January 11, 2020
On January 11, The American Institute of Architects New Jersey Chapter installed Steven B. Lazarus, AIA, as 2020 President of the organization at the Inaugural and Awards Gala held in Ridgewood, NJ at The Treasury at Felina.
We are pleased to share Mr. Lazarus’s opening remarks:
Good evening, I am honored to be serving as the new president of AIA-NJ for 2020. I follow MANY great past presidents, but I feel especially lucky to follow Judy Donnelly, our outgoing president. Her guidance, generosity, and simply just being a beautiful human being have allowed me to start my term from a running position. We talk almost weekly; she has become my work wife. I intend to keep her close by during my presidency because I value her knowledge and insight. Thank you, Judy!
So, of course I asked Judy what tonight’s speech should be about, and she said it should be about ME! And as any dutiful work husband does, he follows the advice of his work wife. She told me to share with you that I might be one of the few presidents who has A LOT of tattoos. One day if interested I will be happy to show you. Well, now that’s out of the way, let’s get on with the story.
A little about the twinkling star I was born under when I was conceived in Chicago to Jewish immigrants from Germany. My mother was from Guxhagen, Germany where as a 19-year-old woman she was imprisoned in a town called Riga. There they were enslaved and surrounded by Nazis. After a year, she was transferred to a concentration camp in Poland. Her parents, brother and cousins all perished, but her sister was sent to America before the Nazi’s started their reign of terror. I often wonder why my mother wasn’t sent with her sister.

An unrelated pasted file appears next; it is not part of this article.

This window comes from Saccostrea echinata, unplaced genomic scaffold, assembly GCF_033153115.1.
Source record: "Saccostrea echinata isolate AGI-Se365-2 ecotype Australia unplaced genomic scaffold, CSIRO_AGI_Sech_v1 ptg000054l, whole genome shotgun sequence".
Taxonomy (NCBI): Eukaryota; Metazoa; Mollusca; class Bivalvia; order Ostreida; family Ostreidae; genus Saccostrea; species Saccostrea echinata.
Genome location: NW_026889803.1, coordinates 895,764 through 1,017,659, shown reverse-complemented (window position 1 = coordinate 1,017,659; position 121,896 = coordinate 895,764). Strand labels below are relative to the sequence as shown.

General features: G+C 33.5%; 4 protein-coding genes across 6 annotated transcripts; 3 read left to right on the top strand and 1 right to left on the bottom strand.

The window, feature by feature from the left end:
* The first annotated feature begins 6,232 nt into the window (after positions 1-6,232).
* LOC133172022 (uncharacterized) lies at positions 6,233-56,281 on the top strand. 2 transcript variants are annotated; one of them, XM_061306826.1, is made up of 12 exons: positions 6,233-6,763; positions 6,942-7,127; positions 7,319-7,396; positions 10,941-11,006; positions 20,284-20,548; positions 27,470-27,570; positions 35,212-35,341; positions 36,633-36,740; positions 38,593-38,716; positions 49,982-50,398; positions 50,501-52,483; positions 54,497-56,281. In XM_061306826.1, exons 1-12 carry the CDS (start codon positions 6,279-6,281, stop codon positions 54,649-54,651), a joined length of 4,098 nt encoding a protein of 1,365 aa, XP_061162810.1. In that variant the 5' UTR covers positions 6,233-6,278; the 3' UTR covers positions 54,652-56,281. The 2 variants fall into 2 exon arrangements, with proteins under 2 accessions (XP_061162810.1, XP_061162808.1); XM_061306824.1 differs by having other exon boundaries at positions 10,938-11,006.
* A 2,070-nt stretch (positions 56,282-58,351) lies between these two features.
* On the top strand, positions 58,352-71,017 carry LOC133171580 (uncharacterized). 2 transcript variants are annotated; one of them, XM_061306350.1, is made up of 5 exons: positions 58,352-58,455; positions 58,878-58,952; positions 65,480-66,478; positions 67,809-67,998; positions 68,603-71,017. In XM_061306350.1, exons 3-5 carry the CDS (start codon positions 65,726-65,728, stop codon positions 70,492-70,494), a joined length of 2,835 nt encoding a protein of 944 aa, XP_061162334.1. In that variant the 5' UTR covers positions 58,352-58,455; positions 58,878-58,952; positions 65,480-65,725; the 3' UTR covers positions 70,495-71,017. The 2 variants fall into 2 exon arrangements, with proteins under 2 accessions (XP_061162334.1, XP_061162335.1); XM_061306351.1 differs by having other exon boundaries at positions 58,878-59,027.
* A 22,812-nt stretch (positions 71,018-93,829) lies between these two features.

My paternal grandfather fought for the Germans in World War I against the Americans and was shot thru the hand and received the Iron Cross which I still have today. Before World War II started my grandfather started seeing the writing on the wall and took my father to Scotland.
My mother was eventually freed by the Russians and like a lot of Jews, she immigrated to America and landed in Chicago where her sister and other surviving relatives were. There she met my dad. I was their third child.
I was a mistake the night I was conceived, and 9 months later I was born in Woodland Hospital in Chicago. My father was working as a chef in the Palmer House and at the same time running a gambling operation. My father was given a choice jail or the Army. So, the Army it was and after my second birthday my father was transferred to Hawaii. There, I started my life of being accident prone. My first injury in Hawaii was getting bit on the arm by a German Shepard. Months later, I busted my head open playing on the monkey bars doing some stupid stunt, and then once again chasing my brother in the house, I slipped and hit the coffee table and busted the skin above my eye open and got 10 stiches. Don’t worry, I’ll be naming quite a few more incidents later.